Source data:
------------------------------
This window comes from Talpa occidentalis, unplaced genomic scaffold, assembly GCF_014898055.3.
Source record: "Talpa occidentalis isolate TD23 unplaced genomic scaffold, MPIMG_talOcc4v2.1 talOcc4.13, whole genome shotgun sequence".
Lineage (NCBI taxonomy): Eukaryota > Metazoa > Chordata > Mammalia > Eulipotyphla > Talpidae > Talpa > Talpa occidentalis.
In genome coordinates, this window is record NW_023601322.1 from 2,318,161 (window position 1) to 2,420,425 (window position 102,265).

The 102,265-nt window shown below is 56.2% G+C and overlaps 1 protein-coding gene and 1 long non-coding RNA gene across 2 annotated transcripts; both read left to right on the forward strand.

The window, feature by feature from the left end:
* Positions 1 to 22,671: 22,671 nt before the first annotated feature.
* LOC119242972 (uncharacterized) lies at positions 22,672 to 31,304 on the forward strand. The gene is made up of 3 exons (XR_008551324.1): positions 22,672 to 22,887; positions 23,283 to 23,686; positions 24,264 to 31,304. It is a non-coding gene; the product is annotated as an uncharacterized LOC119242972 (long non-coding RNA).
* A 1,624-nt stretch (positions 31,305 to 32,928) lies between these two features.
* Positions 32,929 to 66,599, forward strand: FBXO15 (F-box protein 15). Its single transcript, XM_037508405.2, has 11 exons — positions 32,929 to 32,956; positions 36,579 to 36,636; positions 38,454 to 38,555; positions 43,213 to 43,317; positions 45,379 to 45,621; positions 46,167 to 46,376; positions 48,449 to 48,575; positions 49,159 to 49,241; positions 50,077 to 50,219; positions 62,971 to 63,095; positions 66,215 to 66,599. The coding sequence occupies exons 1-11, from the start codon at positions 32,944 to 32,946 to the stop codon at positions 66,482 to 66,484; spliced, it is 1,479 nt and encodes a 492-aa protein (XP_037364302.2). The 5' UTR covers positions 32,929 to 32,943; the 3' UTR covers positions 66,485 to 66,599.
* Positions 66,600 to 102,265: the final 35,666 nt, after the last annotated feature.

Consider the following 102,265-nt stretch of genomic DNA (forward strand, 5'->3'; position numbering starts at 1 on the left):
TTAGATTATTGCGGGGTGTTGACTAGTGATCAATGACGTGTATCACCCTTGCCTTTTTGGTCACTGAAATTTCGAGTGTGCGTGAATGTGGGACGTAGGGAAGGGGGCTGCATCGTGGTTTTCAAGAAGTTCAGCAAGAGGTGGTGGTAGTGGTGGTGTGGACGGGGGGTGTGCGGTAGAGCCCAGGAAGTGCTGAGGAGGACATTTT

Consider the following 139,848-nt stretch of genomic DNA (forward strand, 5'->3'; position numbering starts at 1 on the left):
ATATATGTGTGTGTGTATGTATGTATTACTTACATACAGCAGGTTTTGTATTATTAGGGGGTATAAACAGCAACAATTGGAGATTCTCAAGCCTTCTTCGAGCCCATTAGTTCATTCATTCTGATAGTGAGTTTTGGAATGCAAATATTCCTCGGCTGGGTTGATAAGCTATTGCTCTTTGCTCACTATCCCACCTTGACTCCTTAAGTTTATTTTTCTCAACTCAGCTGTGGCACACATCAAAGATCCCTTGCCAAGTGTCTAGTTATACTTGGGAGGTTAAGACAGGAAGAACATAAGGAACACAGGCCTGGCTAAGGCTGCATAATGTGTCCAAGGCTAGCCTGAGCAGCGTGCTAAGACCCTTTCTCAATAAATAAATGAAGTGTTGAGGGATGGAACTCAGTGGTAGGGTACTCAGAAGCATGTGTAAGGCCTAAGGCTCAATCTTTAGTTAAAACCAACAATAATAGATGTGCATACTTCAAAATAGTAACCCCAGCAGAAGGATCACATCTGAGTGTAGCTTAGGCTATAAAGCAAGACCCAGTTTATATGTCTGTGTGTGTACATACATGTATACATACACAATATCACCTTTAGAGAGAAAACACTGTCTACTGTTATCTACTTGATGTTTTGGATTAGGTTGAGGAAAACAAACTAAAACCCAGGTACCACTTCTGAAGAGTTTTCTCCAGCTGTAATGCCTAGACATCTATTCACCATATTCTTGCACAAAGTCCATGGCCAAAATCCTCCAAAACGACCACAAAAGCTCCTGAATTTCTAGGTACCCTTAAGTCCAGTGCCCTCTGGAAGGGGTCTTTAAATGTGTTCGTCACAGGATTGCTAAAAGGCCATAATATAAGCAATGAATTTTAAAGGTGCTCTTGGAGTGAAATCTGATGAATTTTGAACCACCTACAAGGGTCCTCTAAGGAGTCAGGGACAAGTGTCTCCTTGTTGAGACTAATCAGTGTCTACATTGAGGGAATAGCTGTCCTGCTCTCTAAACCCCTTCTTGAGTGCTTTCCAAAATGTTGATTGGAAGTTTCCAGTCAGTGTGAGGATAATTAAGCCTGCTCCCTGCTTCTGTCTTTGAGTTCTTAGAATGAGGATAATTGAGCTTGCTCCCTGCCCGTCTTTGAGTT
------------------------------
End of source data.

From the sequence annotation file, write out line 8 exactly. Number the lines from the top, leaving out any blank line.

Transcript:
* LOC119242972 (uncharacterized) lies at positions 22,672 to 31,304 on the forward strand. The gene is made up of 3 exons (XR_008551324.1): positions 22,672 to 22,887; positions 23,283 to 23,686; positions 24,264 to 31,304. It is a non-coding gene; the product is annotated as an uncharacterized LOC119242972 (long non-coding RNA).